CAAP deputy director general John Andrews said all airports were operational.

“There is no shutdown as we are equipped with generators,” Andrews said.

Petilla assured the public that the power outage is not an indicator of a worsening power situation in the country, although he conceded that Mindanao might experience three-hour rotating blackouts in the summer months due to a projected supply deficiency of 170 megawatts (MW) during this period.

Yesterday’s power outage started when one of the government-owned Pulangi hydropower plants in Bukidnon bogged down.

By noon, however, 70 percent of the power supply had been restored.

A total of 1,100 to 1,200 MW went offline.

“We cannot make a conclusion right now until we see the reports. The focus is on restoration and none of the plants were damaged,” Petilla said in a press briefing.

When asked if there are indications of sabotage, the energy chief said authorities are not ruling out anything yet.

“We will not rule out anything but we cannot see indications of sabotage,” Petilla said.

He said it was difficult to immediately determine the cause of the power outage because the system in Mindanao is “antiquated” compared to the Luzon grid.

The National Grid Corporation of the Philippines (NGCP), the country’s grid operator, also still does not know the cause of the power outage.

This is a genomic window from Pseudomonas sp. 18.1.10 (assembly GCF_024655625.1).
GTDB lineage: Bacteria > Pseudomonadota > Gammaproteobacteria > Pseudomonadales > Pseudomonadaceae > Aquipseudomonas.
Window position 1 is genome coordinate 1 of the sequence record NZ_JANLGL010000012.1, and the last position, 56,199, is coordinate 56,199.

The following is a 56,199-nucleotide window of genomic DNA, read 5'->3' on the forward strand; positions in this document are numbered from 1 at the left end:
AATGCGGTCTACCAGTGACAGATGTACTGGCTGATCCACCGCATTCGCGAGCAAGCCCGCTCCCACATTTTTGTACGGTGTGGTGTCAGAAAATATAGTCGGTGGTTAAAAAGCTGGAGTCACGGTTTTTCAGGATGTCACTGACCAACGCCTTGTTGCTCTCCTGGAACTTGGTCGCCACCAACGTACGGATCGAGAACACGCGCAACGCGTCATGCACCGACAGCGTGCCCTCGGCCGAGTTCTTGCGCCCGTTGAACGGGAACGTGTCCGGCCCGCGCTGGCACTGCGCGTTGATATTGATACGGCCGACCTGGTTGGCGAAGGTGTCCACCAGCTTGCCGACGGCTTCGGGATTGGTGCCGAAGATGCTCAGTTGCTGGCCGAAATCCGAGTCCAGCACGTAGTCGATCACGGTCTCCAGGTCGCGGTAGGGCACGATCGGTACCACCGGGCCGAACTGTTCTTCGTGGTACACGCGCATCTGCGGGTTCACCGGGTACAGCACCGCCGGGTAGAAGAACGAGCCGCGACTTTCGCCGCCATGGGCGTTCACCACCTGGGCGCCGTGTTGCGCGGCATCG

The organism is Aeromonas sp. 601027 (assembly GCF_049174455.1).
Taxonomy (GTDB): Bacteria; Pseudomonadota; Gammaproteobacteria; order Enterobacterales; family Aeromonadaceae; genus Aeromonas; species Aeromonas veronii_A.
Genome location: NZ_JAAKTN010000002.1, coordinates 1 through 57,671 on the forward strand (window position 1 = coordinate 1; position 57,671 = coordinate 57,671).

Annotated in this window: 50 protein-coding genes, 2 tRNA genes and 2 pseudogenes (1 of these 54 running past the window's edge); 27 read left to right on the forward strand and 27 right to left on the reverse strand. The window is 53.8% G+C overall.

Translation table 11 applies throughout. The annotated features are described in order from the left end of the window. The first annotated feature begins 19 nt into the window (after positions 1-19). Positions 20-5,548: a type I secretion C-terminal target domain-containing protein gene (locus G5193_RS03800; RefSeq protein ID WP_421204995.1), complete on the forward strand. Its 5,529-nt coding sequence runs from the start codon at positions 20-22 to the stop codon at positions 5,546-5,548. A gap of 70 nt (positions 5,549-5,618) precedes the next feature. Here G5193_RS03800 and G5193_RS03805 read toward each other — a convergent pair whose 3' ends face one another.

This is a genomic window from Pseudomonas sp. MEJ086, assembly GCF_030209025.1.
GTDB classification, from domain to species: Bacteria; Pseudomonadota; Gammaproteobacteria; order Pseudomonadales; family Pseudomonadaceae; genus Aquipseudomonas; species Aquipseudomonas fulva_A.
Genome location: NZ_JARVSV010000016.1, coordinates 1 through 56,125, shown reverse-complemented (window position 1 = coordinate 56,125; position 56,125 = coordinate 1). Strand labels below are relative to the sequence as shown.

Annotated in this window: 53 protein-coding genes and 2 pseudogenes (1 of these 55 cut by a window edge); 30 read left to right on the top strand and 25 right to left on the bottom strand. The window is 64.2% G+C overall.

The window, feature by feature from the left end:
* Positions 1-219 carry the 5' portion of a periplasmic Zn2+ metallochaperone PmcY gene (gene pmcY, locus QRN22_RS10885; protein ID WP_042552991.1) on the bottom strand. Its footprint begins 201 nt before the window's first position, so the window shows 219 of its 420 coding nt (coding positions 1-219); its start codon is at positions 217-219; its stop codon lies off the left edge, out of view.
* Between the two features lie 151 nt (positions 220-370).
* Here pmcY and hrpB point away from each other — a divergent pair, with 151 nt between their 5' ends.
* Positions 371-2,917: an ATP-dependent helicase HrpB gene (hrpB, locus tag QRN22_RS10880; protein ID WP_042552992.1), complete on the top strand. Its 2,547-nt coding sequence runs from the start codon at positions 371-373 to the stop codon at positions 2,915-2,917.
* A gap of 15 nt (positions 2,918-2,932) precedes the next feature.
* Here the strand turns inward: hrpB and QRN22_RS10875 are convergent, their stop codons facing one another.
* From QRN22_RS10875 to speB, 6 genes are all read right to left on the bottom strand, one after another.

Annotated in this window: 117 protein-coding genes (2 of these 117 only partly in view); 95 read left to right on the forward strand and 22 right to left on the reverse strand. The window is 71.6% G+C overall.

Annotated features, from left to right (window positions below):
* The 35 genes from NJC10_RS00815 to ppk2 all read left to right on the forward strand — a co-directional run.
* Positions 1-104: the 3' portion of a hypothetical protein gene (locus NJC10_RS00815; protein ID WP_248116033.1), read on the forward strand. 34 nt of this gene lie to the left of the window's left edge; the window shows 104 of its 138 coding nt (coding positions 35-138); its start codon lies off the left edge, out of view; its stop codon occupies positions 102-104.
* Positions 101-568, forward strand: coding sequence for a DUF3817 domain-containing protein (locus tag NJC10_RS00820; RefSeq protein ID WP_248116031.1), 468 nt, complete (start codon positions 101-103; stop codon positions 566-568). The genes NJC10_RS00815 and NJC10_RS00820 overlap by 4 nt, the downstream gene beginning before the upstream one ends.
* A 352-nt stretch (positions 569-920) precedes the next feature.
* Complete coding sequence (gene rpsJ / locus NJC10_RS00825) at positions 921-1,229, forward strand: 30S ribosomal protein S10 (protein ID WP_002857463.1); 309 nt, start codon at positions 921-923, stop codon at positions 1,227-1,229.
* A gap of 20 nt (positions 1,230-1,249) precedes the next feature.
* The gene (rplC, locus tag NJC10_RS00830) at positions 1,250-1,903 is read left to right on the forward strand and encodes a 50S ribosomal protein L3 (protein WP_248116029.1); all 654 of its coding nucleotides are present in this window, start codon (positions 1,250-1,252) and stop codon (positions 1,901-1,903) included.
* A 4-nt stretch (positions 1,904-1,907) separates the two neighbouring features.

Initial reports showed that affected areas include Davao City, Davao del Sur, Davao Oriental, Compostela Valley, North Cotabato, Bukidnon, Maguindanao, Zamboanga City, Butuan City, General Santos City, South Cotabato, Cagayan de Oro CIty, and Sultan Kudarat.

In a separate advisory, the NGCP said transmission service has been restored in Davao City, General Santos City, Zamboanga City, Pagadian City, Cagayan de Oro City and parts of Misamis Oriental.

Davao City also went without water as electricity was needed to pump water from the various wells of the Davao City Water District.

In a television interview, NGCP spokesperson Cynthia Alabanza said they have no “concrete information“ yet on the cause of the power outage.

Both Petilla and Alabanza said it was difficult to speculate on the cause of the outage.

No cause for alarm

Petilla said there was no cause for alarm as there were no indications that armed groups or unidentified sectors carried out attacks on the power plants.

“This is something that can be controlled. I’m more worried about supply. Tripping can happen but you really need supply,” he said.

He said the energy department would be conducting its own investigation to determine what caused the power outage and if there are entities that should be investigated or penalized.

“We will ask them to explain,” Petilla said, when asked if the government would slap sanctions on NGCP if it is found to be liable.

Last May 8, an island-wide power outage also hit Luzon when one of NGCP’s transmission lines went down.

Petilla said he is counting on the private sector to push through with their plans to build new power plants in Mindanao.

The Mindanao power outage comes amid a disputed power rate hike in Luzon between Manila Electric Co. (Meralco) and power consumers.

Meralco’s generation charge rose to P9.10 per kilowatt-hour in December last year and is still the subject of ongoing hearings at the Supreme Court.

TUCP seeks probe

The Trade Union Congress of the Philippines (TUCP) yesterday sought a probe into the real cause of the massive power outage in Mindanao.

It said the government must explain the reason behind the massive power outage that caused great inconvenience to the people of Mindanao, especially workers.

“With no one from the government able to explain the cause, this incident is sowing fear and uncertainty to the people,” TUCP spokesman Alex Tanjusan said.